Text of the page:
What's Up With Scene Queen?

A look at why Scene Queen has found success, I guess. Probably not the bitchy post you're hoping for.

What's Up With Scene Queen?

The other day my friend and podcast co-host, Eli, sent me a DM on Twitter asking, "what do you make of this?" attached to a link of TikTok metalcore musician Scene Queen's music video for "MILF"

I've seen her around here and there. Scene Queen, a moniker adopted by LA-based musician Hannah Collins for her highly feminine metalcore project, has over 600K TikTok followers so if you engage with certain kinds of alt music content at all you'll probably come across her videos. "MILF" (in this case, standing for Man I Love Fucking) is predominantly a country song about wanting to get fucked that occasionally shifts to a shot of men playing a metalcore breakdown in a scene that channels "MakeDamnSure" by Taking Back Sunday– concrete room, bright lights, serious expressions.

For what it's worth, I don't think this song is very good. I think it has to be far catchier to work. For this concept to work, it has to be undeniable, but even if it were catchier, I still don't think "MILF" would be a successful subversion of metalcore. It's not really participating in it. Sure, there are short passages of breakdowns and short little jokes leveled at metalcore guys, but it's more of a country song about how much she loves having sex. The genre-shifting isn't really successful to me either. It's clunky. It's one song that just has quick little breakdown parts that aren't integrated into the song.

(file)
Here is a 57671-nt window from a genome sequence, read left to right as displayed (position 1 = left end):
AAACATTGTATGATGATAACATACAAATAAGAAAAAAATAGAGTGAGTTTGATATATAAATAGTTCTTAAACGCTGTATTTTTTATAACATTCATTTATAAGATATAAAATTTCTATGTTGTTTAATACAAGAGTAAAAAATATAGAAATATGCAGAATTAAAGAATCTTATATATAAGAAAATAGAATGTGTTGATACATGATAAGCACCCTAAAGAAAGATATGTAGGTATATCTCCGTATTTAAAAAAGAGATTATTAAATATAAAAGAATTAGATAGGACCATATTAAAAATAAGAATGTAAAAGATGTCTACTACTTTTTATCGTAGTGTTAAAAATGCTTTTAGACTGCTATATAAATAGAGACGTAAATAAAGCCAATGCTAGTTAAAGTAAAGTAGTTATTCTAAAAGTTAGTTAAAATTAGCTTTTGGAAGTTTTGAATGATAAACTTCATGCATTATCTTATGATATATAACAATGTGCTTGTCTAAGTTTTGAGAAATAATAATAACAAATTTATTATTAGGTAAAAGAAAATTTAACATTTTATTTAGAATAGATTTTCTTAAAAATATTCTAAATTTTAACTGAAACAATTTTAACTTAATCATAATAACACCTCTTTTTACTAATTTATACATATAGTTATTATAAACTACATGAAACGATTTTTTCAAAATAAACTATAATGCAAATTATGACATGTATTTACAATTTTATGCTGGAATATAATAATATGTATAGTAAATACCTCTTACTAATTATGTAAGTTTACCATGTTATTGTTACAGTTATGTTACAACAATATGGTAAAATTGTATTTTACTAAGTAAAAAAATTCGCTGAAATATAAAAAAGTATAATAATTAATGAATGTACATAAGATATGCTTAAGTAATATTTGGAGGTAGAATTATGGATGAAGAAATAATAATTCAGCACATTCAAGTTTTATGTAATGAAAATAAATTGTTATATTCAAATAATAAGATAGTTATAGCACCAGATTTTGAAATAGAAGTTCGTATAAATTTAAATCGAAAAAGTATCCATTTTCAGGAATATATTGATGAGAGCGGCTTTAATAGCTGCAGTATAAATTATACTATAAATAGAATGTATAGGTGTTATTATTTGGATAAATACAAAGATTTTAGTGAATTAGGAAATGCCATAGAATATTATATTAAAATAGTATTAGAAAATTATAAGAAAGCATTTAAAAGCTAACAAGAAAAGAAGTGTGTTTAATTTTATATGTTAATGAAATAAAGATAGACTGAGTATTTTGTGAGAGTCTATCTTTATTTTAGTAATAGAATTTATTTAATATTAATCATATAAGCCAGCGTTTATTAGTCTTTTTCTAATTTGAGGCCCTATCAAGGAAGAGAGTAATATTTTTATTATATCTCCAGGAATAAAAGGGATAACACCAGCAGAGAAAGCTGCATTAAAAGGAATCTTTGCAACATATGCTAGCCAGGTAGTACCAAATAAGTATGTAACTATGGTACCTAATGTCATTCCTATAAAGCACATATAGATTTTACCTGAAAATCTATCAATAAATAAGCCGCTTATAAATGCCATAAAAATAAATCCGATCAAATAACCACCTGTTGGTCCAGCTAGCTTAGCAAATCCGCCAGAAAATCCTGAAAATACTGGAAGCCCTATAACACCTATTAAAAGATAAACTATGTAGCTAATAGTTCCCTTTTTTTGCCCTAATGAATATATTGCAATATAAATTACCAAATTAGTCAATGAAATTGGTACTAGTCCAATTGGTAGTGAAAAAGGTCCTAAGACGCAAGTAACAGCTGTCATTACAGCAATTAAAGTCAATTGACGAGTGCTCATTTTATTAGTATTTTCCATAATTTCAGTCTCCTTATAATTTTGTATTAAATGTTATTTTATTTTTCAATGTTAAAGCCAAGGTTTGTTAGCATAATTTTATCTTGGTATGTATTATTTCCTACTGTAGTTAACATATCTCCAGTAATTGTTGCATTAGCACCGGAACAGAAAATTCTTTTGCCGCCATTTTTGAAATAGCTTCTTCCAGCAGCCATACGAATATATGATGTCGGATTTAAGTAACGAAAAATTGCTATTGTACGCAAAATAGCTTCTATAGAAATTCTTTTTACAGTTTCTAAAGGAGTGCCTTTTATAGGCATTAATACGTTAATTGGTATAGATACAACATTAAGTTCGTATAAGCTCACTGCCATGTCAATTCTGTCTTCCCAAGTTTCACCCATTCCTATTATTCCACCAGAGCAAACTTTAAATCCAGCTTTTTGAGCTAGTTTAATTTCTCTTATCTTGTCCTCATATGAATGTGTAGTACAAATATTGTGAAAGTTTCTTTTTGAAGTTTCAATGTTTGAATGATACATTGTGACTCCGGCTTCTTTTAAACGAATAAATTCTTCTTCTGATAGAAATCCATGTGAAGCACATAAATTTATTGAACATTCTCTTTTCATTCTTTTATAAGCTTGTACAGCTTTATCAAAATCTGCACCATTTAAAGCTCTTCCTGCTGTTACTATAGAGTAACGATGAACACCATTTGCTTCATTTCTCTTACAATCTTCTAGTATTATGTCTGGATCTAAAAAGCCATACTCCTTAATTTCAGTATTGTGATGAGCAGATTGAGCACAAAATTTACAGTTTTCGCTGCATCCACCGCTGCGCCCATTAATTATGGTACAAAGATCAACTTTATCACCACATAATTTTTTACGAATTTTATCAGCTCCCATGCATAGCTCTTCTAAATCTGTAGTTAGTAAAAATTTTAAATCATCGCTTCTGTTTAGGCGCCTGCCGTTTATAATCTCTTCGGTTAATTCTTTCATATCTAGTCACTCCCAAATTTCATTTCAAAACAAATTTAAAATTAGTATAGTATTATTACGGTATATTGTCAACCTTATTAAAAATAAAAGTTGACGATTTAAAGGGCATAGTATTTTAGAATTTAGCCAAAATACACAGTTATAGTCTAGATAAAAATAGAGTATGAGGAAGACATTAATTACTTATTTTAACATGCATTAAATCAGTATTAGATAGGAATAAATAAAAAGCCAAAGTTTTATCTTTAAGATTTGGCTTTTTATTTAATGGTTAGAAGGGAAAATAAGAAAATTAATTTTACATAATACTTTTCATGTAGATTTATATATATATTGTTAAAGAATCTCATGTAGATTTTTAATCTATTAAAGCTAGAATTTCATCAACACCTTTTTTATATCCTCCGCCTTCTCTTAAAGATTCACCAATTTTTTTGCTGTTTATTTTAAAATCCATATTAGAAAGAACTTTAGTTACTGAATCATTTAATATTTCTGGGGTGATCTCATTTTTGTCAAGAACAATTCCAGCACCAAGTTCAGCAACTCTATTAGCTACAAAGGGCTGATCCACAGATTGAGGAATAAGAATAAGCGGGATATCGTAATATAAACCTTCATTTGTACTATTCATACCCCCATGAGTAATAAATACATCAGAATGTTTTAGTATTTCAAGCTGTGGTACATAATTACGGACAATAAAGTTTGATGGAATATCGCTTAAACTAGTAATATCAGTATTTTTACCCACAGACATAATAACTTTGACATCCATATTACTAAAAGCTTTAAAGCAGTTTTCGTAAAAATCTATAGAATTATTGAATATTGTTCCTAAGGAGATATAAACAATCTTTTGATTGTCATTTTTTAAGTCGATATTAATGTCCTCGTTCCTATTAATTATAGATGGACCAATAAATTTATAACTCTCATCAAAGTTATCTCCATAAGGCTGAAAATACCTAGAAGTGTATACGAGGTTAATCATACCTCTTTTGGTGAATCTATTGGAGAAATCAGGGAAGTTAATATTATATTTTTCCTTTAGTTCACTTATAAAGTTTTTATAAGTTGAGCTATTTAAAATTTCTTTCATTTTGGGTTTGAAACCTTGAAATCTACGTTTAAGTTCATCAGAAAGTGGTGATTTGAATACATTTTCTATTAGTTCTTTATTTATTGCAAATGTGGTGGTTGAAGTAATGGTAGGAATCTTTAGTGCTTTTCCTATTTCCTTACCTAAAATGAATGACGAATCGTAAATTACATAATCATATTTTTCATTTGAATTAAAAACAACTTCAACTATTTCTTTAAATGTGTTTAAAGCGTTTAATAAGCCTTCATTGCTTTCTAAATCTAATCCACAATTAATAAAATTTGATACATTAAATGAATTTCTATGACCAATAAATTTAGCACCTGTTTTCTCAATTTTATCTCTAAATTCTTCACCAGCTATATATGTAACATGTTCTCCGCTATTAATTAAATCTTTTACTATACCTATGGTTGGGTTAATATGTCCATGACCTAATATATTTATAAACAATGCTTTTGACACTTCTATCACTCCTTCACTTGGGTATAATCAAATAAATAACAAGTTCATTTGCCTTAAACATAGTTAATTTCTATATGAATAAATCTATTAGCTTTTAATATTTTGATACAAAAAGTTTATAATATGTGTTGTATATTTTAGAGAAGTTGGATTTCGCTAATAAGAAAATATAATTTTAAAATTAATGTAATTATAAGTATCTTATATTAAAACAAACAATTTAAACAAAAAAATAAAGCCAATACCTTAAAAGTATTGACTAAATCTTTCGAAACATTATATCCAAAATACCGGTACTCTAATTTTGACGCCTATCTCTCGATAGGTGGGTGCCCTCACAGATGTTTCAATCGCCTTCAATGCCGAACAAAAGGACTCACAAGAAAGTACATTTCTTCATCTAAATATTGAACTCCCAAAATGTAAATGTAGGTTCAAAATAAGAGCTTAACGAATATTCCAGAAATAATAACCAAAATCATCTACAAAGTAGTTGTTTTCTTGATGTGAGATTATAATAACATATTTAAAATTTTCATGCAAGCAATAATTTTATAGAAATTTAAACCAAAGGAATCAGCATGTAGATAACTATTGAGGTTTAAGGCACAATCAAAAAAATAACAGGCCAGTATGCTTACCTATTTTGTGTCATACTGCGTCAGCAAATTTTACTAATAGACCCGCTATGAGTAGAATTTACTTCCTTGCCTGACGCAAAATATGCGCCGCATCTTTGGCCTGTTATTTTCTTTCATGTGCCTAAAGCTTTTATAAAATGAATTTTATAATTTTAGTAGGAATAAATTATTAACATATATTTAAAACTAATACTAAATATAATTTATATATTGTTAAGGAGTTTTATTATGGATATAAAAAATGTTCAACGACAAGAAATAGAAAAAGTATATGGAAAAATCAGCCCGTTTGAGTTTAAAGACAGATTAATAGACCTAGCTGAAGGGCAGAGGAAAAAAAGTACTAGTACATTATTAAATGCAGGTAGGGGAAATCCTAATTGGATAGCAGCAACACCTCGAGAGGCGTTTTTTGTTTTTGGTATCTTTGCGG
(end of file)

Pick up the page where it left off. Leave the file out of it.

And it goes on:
It's just such an unfocused attempt at subversion. It attempts to, in one swing, comment on:

  1. You can't be taken seriously if you like pop music or country music and also claim to be involved in emo or metal or hardcore.
  2. Women should be pure and not like sex.
  3. Being feminine and wearing pink means you music not actually like music.

I think you can probably do the latter two or the first one, but doing all three would be really tough to pull off. I think if you want to be subverting the expectations of a genre like this as a musician, you have to be participating in it more than "MILF" is trying to. I never thought Jarrod Allonge's Sunrise Skater Kids comedic music was real funny or clever, but at least it was clear what he's getting at because it's within the confines of the thing he's doing a parody of. I don't think Scene Queen is doing full parody, but it is comedic and it is in your face about egging on guys who want to gatekeep the scene from her or whatever. It would just be more successful in the message Scene Queen is all about if the metalcore parts of the song were more integrated and it was more focused on the obsession with purity of what's Real Metal.

I believe she wants to make music and it's clear she enjoys her performance– you can see it all over her videos– but I think the appeal to fans is more in the idea of the whole thing.